Marriage is going digital. Is divorce far behind?
New York City, the epicenter of the Covid–19 outbreak, is geared up to offer couples virtual marriage licenses. A trip to downtown Manhattan and a long wait in line are no longer required to get hitched after New York’s Governor Cuomo waived the requirement for licenses to be obtained in person. It’s a sign of the times that the City’s IT department created an online marriage license bureau, named Project Cupid.
On the other side of the white picket fence, divorce lawyers across the country, like myself, are receiving a spike in calls from married couples who are melting down from living together during the stay-at-home orders and guidelines. After years of being together-apart in the same household and sometimes barely tolerating each other, some couples are at the end of their ropes and looking for a divorce.
The problem is most courthouses across the country are closed, and new divorce filings can’t go forward, so any partners looking to start a divorce during the pandemic have been put on hold.
But there is light at the end of the quarantine tunnel. Divorce court has gone partially virtual for existing cases that were already pending before the virus shut down the City. Indeed, it is a strange experience to be “walking down the hallways” of virtual justice.
Last week, with the courthouse closed, I attended a court conference via Skype Business with several lawyers wearing business suits visible in different video screens, arguing in front of a judge who was at his dining room table. From my perspective, digital divorce court turned out to be an effective model. It reduced attorney grandstanding and blustering perfectly. Legal posturing was constricted to a limited time slot, which automatically ended with the screen going to black. What a gift to see fellow lawyers have to conserve their words to beat the clock and avoid an abrupt video disconnect. If they had more to say it was too late. The judge had already moved along to the next video conference screen to offer triage to other parties.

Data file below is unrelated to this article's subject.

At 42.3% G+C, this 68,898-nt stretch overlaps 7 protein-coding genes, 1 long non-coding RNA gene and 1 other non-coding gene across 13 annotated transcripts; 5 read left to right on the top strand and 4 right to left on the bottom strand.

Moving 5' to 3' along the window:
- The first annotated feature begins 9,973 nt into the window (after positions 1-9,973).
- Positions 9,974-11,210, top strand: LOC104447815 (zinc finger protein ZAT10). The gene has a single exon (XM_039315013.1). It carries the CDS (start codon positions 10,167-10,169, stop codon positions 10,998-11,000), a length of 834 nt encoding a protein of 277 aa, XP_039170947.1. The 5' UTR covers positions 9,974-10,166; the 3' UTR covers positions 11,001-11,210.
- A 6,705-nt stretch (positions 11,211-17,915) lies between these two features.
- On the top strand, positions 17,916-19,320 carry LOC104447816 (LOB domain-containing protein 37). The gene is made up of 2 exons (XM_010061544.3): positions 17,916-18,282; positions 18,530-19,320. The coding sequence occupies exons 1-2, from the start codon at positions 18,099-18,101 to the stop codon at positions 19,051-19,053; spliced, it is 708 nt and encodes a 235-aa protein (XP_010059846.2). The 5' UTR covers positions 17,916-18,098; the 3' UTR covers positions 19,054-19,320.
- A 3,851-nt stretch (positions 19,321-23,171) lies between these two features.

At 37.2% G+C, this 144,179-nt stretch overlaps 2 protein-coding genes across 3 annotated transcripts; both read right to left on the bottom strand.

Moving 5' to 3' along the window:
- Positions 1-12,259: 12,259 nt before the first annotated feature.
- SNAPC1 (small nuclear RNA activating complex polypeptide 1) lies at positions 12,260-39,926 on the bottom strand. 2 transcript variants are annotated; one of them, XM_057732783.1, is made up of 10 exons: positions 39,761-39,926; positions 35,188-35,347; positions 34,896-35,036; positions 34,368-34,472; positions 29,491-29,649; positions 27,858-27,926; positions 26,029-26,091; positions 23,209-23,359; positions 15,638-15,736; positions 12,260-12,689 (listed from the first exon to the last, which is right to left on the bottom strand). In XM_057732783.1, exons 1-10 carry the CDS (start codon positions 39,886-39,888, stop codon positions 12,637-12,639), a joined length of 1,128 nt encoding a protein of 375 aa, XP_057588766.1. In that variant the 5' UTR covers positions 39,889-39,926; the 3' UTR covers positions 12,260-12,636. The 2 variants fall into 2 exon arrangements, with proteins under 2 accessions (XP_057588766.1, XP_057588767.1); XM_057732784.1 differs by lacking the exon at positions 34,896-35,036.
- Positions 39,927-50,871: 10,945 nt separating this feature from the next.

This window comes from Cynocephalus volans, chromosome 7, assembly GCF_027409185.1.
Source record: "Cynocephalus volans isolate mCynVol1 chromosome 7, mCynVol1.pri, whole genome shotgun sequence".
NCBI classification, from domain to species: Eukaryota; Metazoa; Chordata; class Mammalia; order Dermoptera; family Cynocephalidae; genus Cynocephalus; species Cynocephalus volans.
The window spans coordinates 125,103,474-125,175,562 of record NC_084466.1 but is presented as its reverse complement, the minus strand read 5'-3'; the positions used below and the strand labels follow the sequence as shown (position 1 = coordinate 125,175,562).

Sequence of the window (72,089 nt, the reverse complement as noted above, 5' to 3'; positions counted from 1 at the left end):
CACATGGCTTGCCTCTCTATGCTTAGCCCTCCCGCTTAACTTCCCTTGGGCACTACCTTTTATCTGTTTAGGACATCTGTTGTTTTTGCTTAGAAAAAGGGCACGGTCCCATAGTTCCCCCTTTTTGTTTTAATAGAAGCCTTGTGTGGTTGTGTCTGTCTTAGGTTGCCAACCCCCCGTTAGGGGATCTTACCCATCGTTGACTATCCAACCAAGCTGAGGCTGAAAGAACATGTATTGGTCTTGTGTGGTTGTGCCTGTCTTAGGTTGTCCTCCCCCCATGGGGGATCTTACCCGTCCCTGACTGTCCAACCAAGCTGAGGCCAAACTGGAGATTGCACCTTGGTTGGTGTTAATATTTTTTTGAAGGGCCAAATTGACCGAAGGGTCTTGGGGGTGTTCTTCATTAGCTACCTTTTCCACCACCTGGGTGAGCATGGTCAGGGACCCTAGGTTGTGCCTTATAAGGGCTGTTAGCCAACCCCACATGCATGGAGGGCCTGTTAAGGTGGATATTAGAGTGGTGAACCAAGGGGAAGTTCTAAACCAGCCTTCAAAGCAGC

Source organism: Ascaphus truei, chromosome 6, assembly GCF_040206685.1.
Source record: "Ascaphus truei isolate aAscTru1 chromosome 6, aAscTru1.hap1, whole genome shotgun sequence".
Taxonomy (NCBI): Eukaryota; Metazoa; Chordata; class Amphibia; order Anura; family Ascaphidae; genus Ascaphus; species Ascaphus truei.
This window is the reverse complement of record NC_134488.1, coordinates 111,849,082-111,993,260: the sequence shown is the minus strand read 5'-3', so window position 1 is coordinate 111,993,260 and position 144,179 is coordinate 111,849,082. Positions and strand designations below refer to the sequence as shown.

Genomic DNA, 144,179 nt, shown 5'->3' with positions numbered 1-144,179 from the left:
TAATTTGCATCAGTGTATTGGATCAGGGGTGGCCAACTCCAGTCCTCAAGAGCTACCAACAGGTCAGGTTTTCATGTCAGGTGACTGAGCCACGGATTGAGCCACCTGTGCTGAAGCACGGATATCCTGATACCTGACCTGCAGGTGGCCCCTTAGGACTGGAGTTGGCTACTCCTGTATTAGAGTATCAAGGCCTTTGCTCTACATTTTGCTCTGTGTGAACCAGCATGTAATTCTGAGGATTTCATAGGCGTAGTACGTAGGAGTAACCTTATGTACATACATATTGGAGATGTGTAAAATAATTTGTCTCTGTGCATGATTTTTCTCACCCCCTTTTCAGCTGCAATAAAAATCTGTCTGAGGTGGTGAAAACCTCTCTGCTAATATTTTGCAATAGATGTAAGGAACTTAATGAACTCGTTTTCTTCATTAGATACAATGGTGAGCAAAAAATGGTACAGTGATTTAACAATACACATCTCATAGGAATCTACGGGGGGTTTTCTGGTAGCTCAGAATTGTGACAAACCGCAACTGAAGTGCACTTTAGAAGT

Another perceived benefit of this new legal world is that Skype Court artificially keeps warring couples separated by computer screens, rather than at side-by-side court room tables. The negative energy that can permeate a typical divorce courtroom was diluted by video screens.
But virtual divorce court is not all it’s cracked up to be. Taking divorces fully on-line to maintain social distancing would surely diminish the impact of being able to examine husbands and wives under oath effectively and for maximum impact. During depositions and trials, for example, attorneys look for those little nuances of body language, like sweat on the brow, clenched fists, tapping feet, hand gestures, nervous tics and involuntary facial expressions that give insight about a witness’s credibility. It makes it much easier for a testifying spouse, investigator, or expert to feel emboldened or even protected by the shield of a computer screen, which can alter the tone of their testimony. Identifying those subtle clues can make a big difference in the outcome of a divorce.
A virtual divorce would alleviate stress for couples who are on pause with a currently backed up legal system. But on-line divorce court would result in a less powerful forum to achieve equity, in a system where it’s so important to see the humanity.